Five Ways to Reduce Fraud Risk Exposure Without Cardholder Impact
As a debit card issuer, you’re in a challenging spot when it comes to protecting your institution and your cardholders from fraud. Fraudsters are constantly adapting and developing new schemes, and cardholders care deeply about the protection of their personal data. They expect their debit cards to facilitate smooth, safe transactions. So how can you be mindful of your cardholders’ experience while ensuring you are vigilant in your quest to prevent fraud?
Using these five strategies will help your institution reduce risk exposure without impacting your cardholders.
1. Have a layered fraud mitigation structure in place.
You can’t expect to reach acceptable fraud benchmarks if you’re only using your processor to protect your institution against the multiplicity of fraud scenarios. A layered approach to fraud mitigation is key, since no single mechanism can protect against all fraud scenarios. It’s important to review your current tools and evaluate strategies aligned to your risk profile. So what is "a layered approach?" It’s having internal controls in place, as well as leveraging knowledge from your networks and your processor.
- Start with an internal fraud strategy that defines an acceptable range of loss and acceptable levels of cardholder impact.
- Network-based tools from PULSE, your signature network and secondary debit networks are the key to the second line of defense. These tools can help identify additional potential fraud and give you access to fraud experts. Solutions like DebitProtect® incorporate neural scoring and anomaly detection, letting issuers know sooner when spending behaviors don’t match with a cardholder’s normal spending habits.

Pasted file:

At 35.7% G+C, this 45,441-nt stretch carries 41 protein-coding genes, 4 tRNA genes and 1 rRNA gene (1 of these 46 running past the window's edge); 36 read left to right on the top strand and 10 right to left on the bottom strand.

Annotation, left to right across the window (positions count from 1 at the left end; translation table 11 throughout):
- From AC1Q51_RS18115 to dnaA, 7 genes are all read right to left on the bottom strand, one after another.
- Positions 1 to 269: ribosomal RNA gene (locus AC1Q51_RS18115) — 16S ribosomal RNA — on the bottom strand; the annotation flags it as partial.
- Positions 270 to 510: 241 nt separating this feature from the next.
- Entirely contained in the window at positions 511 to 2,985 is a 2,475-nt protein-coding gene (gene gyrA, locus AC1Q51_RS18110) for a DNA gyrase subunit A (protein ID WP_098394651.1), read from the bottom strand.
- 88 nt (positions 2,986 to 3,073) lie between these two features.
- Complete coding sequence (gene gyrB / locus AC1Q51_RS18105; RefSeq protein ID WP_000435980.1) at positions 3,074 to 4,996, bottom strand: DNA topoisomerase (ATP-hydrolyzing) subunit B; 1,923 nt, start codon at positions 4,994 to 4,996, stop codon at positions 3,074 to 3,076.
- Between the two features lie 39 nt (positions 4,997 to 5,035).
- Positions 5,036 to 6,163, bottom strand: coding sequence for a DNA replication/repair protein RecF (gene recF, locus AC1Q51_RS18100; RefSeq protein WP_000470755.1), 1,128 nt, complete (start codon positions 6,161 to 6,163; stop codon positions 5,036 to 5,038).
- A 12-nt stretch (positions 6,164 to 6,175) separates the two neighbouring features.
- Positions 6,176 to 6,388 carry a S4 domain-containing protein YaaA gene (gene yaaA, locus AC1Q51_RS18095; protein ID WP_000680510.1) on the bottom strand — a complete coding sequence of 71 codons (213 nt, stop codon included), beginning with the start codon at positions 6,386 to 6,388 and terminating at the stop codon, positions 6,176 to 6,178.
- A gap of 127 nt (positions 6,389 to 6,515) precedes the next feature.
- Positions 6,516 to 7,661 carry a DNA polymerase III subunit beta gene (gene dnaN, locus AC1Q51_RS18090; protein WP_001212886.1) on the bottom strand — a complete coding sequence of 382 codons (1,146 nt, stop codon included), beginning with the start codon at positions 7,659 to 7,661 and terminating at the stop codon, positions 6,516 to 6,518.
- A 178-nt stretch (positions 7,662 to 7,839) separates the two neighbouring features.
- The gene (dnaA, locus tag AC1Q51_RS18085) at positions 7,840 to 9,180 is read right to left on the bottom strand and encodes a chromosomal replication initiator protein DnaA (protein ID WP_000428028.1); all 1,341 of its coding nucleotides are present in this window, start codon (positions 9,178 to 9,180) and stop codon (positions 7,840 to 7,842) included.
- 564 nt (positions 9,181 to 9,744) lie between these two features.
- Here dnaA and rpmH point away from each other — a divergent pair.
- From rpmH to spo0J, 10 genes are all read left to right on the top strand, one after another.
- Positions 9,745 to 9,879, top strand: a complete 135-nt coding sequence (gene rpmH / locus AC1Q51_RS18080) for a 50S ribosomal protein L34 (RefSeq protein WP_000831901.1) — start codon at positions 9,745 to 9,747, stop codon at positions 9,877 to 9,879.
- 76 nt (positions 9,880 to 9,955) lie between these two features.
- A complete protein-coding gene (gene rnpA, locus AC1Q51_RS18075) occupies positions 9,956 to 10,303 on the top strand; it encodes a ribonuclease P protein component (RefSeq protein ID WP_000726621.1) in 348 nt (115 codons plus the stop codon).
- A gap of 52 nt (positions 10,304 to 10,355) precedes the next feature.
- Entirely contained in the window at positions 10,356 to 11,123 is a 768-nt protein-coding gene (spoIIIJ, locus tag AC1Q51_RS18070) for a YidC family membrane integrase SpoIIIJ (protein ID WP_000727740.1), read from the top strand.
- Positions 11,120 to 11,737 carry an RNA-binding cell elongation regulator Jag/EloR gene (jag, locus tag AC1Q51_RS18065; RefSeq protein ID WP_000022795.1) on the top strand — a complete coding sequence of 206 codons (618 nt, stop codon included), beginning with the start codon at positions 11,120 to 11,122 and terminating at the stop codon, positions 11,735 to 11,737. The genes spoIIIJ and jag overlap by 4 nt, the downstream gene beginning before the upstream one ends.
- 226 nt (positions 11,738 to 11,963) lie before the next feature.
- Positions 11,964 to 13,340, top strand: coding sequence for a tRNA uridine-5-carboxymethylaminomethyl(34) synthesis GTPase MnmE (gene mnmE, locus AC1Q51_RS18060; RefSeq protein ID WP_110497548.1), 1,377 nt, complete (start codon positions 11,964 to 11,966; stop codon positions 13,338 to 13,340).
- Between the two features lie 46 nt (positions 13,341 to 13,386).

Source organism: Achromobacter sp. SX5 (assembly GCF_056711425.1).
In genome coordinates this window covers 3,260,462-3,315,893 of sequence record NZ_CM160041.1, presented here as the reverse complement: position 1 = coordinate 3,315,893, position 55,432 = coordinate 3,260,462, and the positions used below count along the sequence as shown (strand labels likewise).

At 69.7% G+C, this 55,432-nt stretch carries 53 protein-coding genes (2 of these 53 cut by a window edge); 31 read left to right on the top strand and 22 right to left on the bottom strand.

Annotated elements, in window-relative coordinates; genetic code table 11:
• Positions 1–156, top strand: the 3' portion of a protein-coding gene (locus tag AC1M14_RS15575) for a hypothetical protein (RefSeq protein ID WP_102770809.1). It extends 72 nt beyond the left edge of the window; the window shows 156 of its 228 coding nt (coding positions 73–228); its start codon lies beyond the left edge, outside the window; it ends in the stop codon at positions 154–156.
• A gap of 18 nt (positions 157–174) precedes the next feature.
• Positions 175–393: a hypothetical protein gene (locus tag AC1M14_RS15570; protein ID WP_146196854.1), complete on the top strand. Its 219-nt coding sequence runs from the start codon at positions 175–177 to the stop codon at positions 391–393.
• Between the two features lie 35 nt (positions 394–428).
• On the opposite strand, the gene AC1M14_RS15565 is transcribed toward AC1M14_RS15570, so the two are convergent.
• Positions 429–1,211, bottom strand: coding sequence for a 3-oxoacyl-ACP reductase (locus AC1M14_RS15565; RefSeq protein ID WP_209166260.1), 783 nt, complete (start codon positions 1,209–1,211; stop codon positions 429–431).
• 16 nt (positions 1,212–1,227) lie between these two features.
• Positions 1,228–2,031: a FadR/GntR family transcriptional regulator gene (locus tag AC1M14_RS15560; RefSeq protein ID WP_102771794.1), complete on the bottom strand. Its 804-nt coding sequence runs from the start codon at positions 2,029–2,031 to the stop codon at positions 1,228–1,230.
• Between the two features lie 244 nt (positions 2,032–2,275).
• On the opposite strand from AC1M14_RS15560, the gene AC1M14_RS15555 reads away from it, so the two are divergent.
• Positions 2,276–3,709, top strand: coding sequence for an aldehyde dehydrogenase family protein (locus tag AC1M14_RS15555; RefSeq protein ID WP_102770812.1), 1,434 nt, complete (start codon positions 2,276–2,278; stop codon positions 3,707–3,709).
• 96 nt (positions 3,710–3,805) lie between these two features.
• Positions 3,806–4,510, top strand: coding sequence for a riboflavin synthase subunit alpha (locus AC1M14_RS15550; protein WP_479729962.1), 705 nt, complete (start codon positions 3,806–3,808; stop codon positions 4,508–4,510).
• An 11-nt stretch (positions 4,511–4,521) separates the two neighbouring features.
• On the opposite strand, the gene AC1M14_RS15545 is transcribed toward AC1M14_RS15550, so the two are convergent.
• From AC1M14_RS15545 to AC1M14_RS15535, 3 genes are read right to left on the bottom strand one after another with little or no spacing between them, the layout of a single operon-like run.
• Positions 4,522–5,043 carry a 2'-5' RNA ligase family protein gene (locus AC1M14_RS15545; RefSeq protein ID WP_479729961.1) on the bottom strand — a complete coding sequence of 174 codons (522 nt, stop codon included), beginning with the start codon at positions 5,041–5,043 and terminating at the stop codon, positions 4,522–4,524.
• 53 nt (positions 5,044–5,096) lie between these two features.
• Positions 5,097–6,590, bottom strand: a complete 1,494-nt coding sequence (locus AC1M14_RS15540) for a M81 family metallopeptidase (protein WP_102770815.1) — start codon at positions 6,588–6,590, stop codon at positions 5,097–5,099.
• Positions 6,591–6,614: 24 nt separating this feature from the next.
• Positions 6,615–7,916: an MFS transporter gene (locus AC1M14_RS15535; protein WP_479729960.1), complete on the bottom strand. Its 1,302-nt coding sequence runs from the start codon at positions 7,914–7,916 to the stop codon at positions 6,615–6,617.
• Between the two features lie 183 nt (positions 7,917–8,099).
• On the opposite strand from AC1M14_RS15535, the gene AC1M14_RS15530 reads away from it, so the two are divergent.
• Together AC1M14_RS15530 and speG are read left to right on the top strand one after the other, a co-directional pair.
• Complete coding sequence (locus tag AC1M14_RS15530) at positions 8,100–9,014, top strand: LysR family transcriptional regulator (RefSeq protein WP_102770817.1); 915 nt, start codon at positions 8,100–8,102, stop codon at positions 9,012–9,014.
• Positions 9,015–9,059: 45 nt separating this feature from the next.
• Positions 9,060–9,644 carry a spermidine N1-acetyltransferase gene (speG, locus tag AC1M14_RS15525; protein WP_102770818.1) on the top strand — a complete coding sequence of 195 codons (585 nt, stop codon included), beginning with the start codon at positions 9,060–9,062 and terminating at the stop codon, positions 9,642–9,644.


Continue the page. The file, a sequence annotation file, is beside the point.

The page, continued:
- Processor-based rules are effective and an important piece of the strategy, but because your processor won’t see the full picture of your transactions, they lack the broad network knowledge.
2. Have a clear internal authorization strategy in place.
Your authorization strategy has an impact on cardholder experience. Pieces of your authorization strategy you may want to review include: your acceptable ratio of false positives, your customer call-center responses to authorization issues/declines, how you’re marking and sharing fraud data with your networks, and staying clear on exceptions you may want to have in place.
3. Don’t be the last to convert to chip.
With 80% of issuers already issuing chip cards1, you have an increased risk exposure for skimming at point-of-sale if your institution has not already converted. If you’re looking to make your move to chip, it’s also a really good time evaluate your signature debit card program.
4. Know your customer. No issuer will ever be completely immune to fraud.
Have a clear understanding of how your cardholders are spending and being able to detect anomalies can protect both you and your cardholders. According to a 2016 Mercator report, 23% of debit users – especially young and affluent account holders – had a card lost, stolen or compromised in the previous year.2
5. Have an after-care strategy in place to decrease attrition.
Cardholders may hold your institution responsible for fraud events, and upwards of 3 percent of affected cardholders terminate their relationship after a fraud event.3 The churn effects are larger for:
- Cardholders not compensated when charges are classified as possibly legitimate
- Cardholders who have been with the institution the longest
- Cardholders with loss amounts less than $500(average is $125)3
- Following fraud events with quality customer care is imperative, given the 20 percent attrition rate experienced with those dissatisfied with post-fraud customer service.4 Create mapping on the customer journey after a fraud event and have messaging in place to quickly address cardholder concerns. Empowering your call center and front-line employees to empathetically assist through the often-frustrating process can increase the likelihood of customer retention.
The best way to balance the impact on your cardholders is to stop fraud before it happens. Talk to a fraud analyst today to help you assess your current fraud strategy.
2. Mercator Annual US Debit Market Data Review, July 2016
3. Security, Fraudulent transactions and Customer Loyalty: A Field Study 2016
4. Aite Group - Global Consumer Card Fraud: Where Card Fraud Is Coming From, July 2016